Texan Hikes Hundreds of Miles to Fight Stigma of Mental Illness
Mar 28, 2017 | By Omar Rodríguez Ortiz
A bushy-bearded man in shorts, T-shirt and a heavy backpack entered the Texas Capitol earlier this month. He had a special delivery for the governor, the man said, and he had come a long way to deliver it.
Tom Kennedy, 64, hiked almost 300 miles from Houston to Austin—via San Antonio, no less—to hand-deliver about 700 postcards written by Texans to the office of Gov. Greg Abbott.
The effort was to raise awareness about the stigma of mental illness.
“When I was a child there was a huge stigma about breast cancer,” Kennedy said. “When a woman had breast cancer nobody talked about it. Now that stigma is gone.”
Kennedy is vice president of HIKE for Mental Health, a non-profit that organizes volunteers to hike on the Appalachian Trail and all over the United States. Each hiker raises a minimum of $100 through donations that go mostly to mental health research. A smaller percentage goes to the preservation of natural trails.
HIKE has donated more than $175,000 to the Brain & Behavior Research Foundation since its inception in December of 2011. They donated 60 percent of these funds in the last two years alone.
Kennedy moved from New Jersey to Friendswood about two years ago. He has had an awareness of the stigma of mental illness since he was a child.
“Father worked two full-time jobs,” he said. “I only saw him on the weekend. Mom did most of the raising. She suffered… I don’t know exactly what she had, but I know she self-medicated with alcohol. She had a prescription of Valium.”
HIKE’s president, Leo Walker, also had a loved one with a mental illness. His mother battled schizophrenia, but his father prohibited the family from talking about it.
“Everyone knows somebody with a mental illness, but it still falls under the radar,” said Walker, who joined Kennedy on the last 16-block stretch of the hike, from Drifter Jack’s Hostel on Guadalupe to the Texas Capitol.
The governor’s office did not respond to telephone, fax and email requests seeking comment for this story.
Serious mental health disorders afflicted an estimated 9.8 million people age 18 or older in the U.S. in 2015, according to the National Institute of Mental Health. This represented 4 percent of all U.S. adults.
A serious mental disorder results “in serious functional impairment, which substantially interferes with or limits one or more major life activities,” according to the institute’s web site.
An estimated 43.4 million adults reported a mental disorder of any kind; that represents 17.9 percent of all U.S. adults. A mental disorder is “a mental, behavioral, or emotional disorder (excluding developmental and substance use disorders).”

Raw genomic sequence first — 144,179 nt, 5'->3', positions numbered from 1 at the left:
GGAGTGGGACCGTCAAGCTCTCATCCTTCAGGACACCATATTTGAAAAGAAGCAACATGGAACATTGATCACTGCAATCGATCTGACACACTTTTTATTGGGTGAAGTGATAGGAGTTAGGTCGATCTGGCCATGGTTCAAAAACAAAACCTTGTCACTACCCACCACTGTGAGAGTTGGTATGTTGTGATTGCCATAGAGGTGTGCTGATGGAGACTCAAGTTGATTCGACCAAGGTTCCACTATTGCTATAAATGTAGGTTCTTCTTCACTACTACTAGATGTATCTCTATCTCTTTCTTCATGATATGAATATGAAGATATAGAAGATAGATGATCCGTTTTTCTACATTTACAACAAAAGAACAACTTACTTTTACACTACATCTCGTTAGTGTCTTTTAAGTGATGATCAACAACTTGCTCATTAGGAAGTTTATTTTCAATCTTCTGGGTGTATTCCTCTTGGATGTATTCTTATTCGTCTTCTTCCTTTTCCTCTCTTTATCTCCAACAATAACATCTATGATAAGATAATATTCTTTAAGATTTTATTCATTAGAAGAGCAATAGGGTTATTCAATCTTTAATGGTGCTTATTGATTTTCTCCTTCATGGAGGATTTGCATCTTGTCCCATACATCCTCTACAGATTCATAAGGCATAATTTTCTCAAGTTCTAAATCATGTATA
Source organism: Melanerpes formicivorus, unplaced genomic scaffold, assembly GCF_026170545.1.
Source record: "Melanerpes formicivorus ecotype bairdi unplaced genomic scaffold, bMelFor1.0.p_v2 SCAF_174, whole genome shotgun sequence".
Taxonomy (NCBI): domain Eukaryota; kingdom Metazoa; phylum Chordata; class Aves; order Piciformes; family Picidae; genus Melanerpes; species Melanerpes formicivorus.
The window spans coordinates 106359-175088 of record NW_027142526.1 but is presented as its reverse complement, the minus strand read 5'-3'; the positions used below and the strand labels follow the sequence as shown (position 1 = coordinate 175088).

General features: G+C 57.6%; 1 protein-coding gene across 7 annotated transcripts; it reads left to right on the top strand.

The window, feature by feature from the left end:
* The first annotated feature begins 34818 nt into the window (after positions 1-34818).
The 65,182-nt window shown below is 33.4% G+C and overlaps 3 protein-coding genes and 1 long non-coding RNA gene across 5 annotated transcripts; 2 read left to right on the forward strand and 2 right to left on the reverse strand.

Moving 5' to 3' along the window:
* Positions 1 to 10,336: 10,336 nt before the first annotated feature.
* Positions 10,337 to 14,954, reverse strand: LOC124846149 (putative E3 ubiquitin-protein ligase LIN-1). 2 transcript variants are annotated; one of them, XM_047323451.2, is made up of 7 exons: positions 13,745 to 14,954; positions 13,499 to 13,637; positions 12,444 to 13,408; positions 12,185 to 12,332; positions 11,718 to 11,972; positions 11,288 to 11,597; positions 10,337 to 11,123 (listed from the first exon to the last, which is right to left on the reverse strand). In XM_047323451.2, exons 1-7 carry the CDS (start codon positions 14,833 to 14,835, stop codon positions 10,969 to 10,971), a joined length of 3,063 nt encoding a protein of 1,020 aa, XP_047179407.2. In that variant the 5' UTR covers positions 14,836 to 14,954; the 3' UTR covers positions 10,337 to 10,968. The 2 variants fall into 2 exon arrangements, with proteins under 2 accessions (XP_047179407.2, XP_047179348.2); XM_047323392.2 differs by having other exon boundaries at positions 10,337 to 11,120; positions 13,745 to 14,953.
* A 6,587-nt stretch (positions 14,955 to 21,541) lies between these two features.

Texas’ record on mental health is close to the worst among the states, ranking 42nd in terms of prevalence of untreated adults with mental illness (59.7 percent), according to a 2017 report by Mental Health America. The state of Vermont has the lowest prevalence (43.1 percent), while Nevada has the highest (67.5 percent). More than 24 million mental health patients in the U.S. are left untreated. About a quarter of untreated mental health patients in Texas said that it is due to lack of affordability.
In 2017, 11 percent of Texas’ children with a mental illness lacked mental health care, which translates to 99,000 kids statewide. The U.S. total is 914,000 children.
Sometimes people’s first encounter with a mental health professional is through the emergency room, after being arrested for a crime, or after an involuntary commitment to a mental health clinic, said Rep. Four Price, chairman of the Texas House Select Committee on Mental Health.
“Even Texans that have mental health coverage on their insurance plans often don’t feel they are getting the service delivery their plans call for,” Price said.
His H.B. 10 would create an ombudsman position under the Texas Department of Insurance who would help Texans find mental health services. It would also insure that mental health co-payments wouldn’t be higher than those for physical conditions.
The bill doesn’t mandate mental health coverage to insurance companies, nor does it control the amount of copay patients must shoulder.
Miranda, 31, who asked that her last name not be used, was always a “difficult child” and “overly sensitive,” her mom used to say.
“She told me she didn’t know how to fix me, which made me feel like I was broken.”
In sixth grade, her best friend committed suicide due to bullying, Miranda said. Miranda’s mom decided to take her to the doctor, and she was eventually diagnosed with depression. At 22, Miranda was additionally diagnosed with bipolar II disorder, characterized by a pattern of depressive episodes and hypomanic episodes.
“If I say that I’m bipolar, people think I can be two completely different people,” said Miranda, an Austin ISD teacher. “And that is not who I am”
She talks about bipolar disorder because she wants people to learn about her condition.
“It can’t be a stigma,” Miranda said. “It’s not a choice. Nobody chooses to be mentally ill; nobody chooses to have a harder life. I’m not ashamed of myself. If anything it makes me prouder because I have to work harder to get what I want.”
As for Kennedy, he says that his most recent hike is practice for something bigger. He is considering hiking to Washington, D.C., to take the fight against stigma to Congress.
“Once the stigma is gone more people will get help,” Kennedy said.